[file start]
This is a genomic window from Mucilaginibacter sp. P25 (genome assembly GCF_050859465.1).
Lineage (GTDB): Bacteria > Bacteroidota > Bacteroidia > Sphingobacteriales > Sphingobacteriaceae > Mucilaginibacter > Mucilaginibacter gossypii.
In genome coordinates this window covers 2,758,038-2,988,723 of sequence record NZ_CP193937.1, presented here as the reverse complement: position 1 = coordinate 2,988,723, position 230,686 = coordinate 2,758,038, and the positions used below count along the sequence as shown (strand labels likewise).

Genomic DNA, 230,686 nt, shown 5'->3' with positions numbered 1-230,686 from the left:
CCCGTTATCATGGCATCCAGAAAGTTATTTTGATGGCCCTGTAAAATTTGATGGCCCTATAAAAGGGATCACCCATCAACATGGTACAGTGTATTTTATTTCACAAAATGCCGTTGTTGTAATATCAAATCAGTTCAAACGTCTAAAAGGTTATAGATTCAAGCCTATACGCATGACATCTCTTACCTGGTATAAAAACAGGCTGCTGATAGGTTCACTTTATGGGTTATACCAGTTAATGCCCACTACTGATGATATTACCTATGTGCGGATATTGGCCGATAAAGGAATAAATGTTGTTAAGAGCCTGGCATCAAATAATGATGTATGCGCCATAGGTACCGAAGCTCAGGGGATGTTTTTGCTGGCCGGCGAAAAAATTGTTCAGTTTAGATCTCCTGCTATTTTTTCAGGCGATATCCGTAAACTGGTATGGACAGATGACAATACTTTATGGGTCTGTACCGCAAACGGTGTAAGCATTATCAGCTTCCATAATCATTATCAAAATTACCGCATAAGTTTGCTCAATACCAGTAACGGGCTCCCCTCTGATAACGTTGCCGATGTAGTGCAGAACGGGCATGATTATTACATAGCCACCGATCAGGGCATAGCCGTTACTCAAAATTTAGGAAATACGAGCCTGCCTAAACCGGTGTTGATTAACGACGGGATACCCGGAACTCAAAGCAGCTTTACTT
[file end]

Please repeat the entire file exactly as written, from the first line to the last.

This is a genomic window from Mucilaginibacter sp. P25 (genome assembly GCF_050859465.1).
Lineage (GTDB): Bacteria > Bacteroidota > Bacteroidia > Sphingobacteriales > Sphingobacteriaceae > Mucilaginibacter > Mucilaginibacter gossypii.
In genome coordinates this window covers 2,758,038-2,988,723 of sequence record NZ_CP193937.1, presented here as the reverse complement: position 1 = coordinate 2,988,723, position 230,686 = coordinate 2,758,038, and the positions used below count along the sequence as shown (strand labels likewise).

Genomic DNA, 230,686 nt, shown 5'->3' with positions numbered 1-230,686 from the left:
CCCGTTATCATGGCATCCAGAAAGTTATTTTGATGGCCCTGTAAAATTTGATGGCCCTATAAAAGGGATCACCCATCAACATGGTACAGTGTATTTTATTTCACAAAATGCCGTTGTTGTAATATCAAATCAGTTCAAACGTCTAAAAGGTTATAGATTCAAGCCTATACGCATGACATCTCTTACCTGGTATAAAAACAGGCTGCTGATAGGTTCACTTTATGGGTTATACCAGTTAATGCCCACTACTGATGATATTACCTATGTGCGGATATTGGCCGATAAAGGAATAAATGTTGTTAAGAGCCTGGCATCAAATAATGATGTATGCGCCATAGGTACCGAAGCTCAGGGGATGTTTTTGCTGGCCGGCGAAAAAATTGTTCAGTTTAGATCTCCTGCTATTTTTTCAGGCGATATCCGTAAACTGGTATGGACAGATGACAATACTTTATGGGTCTGTACCGCAAACGGTGTAAGCATTATCAGCTTCCATAATCATTATCAAAATTACCGCATAAGTTTGCTCAATACCAGTAACGGGCTCCCCTCTGATAACGTTGCCGATGTAGTGCAGAACGGGCATGATTATTACATAGCCACCGATCAGGGCATAGCCGTTACTCAAAATTTAGGAAATACGAGCCTGCCTAAACCGGTGTTGATTAACGACGGGATACCCGGAACTCAAAGCAGCTTTACTT